Dustin Liu: "My childhood bedroom became my HGSE classroom this year – and with that, my family became my learning community." L-r: "Mom (Wenshu Lin), Me (Dustin Liu), my brother (Nelson Liu) and my Dad (Shihchi Liu)."
Photo courtesy of Dustin Liu
The Intellectual Contribution Award recognizes 12 Ed.M. students (one from each Ed.M. program) whose dedication to scholarship enhanced HGSE’s academic community and positively affected fellow students. Dustin Liu will be honored with the Intellectual Contribution Award for the Higher Education Program (HEP) at HGSE's Virtual Commencement on May 27.
Senior Lecturer Francesca Purcell, faculty director of HEP, comments on Liu's selection: “Dustin’s tremendous sense of curiosity and intellectual engagement, his deep level of caring, and his joyful disposition regularly informed and uplifted all of us who have had the pleasure of interacting with him. In his many roles at HGSE — student, TF, mentor, volunteer — he always brings enriching perspectives and pushes the boundaries to elevate the discussions taking place in classrooms, in hallways, and in Zoom rooms. He does so with a generosity of spirit and openness that further helps everyone feel included and welcome. I have no doubt that Dustin will positively influence the field of higher education in significant ways for years to come.”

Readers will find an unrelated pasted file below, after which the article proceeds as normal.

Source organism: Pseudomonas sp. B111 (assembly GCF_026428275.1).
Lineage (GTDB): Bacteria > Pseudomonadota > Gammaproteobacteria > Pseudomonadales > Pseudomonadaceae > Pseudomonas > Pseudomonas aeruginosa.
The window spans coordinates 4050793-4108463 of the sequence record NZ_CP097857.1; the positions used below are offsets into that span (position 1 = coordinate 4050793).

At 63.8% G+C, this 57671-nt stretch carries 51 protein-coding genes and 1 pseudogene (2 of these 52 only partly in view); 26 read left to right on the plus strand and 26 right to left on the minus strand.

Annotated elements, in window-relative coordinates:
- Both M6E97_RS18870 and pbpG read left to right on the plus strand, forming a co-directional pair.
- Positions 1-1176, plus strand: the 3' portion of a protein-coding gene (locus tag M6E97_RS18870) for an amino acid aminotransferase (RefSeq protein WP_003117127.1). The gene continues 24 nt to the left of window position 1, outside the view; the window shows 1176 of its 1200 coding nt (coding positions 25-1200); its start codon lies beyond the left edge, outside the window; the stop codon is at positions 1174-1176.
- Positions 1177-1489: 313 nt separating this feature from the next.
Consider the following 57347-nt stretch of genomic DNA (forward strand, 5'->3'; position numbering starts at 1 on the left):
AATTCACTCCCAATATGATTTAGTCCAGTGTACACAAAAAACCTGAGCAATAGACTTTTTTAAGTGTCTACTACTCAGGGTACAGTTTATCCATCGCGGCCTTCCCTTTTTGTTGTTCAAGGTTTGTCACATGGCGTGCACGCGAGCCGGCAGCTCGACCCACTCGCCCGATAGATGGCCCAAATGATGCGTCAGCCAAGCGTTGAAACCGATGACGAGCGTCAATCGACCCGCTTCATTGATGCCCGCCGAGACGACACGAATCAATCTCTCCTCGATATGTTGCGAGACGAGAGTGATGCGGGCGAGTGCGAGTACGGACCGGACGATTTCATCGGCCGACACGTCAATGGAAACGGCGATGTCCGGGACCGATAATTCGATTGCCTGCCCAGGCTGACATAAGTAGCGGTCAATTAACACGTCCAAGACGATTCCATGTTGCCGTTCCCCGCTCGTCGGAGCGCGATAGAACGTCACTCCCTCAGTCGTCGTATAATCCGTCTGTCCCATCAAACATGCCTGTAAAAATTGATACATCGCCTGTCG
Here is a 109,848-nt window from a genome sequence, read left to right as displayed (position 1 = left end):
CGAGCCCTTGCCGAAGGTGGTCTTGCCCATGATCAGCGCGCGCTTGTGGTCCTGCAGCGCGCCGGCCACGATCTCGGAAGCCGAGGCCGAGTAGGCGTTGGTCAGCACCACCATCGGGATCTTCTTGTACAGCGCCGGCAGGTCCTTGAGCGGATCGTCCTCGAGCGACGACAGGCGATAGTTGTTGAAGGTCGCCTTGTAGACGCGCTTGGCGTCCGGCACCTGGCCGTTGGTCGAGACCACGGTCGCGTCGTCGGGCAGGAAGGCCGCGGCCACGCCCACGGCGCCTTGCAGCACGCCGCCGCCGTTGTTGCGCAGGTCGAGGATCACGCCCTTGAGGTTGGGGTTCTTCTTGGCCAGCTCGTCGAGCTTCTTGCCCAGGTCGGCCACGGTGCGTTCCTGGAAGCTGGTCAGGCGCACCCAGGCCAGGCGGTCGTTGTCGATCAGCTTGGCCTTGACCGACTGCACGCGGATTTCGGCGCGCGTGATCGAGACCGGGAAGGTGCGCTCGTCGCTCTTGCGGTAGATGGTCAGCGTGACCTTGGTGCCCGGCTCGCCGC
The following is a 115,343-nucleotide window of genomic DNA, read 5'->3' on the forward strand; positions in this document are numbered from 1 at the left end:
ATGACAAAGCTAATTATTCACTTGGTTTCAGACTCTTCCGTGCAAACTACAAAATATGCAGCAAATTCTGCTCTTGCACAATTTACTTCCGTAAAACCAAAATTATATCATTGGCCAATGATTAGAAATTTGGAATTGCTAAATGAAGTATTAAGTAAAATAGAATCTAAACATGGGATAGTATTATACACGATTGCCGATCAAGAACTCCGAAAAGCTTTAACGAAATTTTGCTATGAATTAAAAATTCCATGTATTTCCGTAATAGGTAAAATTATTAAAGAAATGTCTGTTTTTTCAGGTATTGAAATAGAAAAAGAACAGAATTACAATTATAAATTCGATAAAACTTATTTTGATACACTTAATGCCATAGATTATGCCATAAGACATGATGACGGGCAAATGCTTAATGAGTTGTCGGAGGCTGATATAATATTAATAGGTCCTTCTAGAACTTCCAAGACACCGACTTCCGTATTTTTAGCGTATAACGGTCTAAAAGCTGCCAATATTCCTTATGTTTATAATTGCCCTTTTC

We spoke to Liu about his time at HGSE, his future plans, and how the pandemic has changed the education landscape:
What does this photo mean to you?
My childhood bedroom became my HGSE classroom this year — and with that, my family became my learning community. The kitchen table became the library, the living room a study lounge. Lectures would be followed by family movie nights and home cooked meals where I would often excitedly share a new concept I learned in class. Class presentations were first rehearsed in our living room and our dining room table has been covered with readings, post-its and highlighters. My family knows more than they ever needed to know about credentialing, transformative learning, facilitation, the future of higher education, and a variety of topics that I had the chance to explore during my time at HGSE. They have supported me through every aspect of this program, and I would not be where I am today without the love and support of my family.
In this year of remote learning, what were some of the ways you were able to connect with your peers?
Virtual Appian Way has exceeded any expectations I had at the start of this year. There are individuals who I have never met in person that I consider some of my most valued friendships after various Zoom study rooms, group projects, and myriad virtual happy hours. I will miss the ability to teleport to events all around the world. Eliminating the need to commute or travel, I have been able to work on projects and workshops from Boston to Mexico to Malaysia and more. This year has made me so deeply appreciate snail mail. Getting books sent to my door and handwritten notes from peers in my program will forever be valued artifacts from my time at HGSE. Even though we were in some cases thousands of miles apart, it feels like my community was (and will always be) truly a click away.
Is there any professor or class that significantly shaped your experience at the Ed School?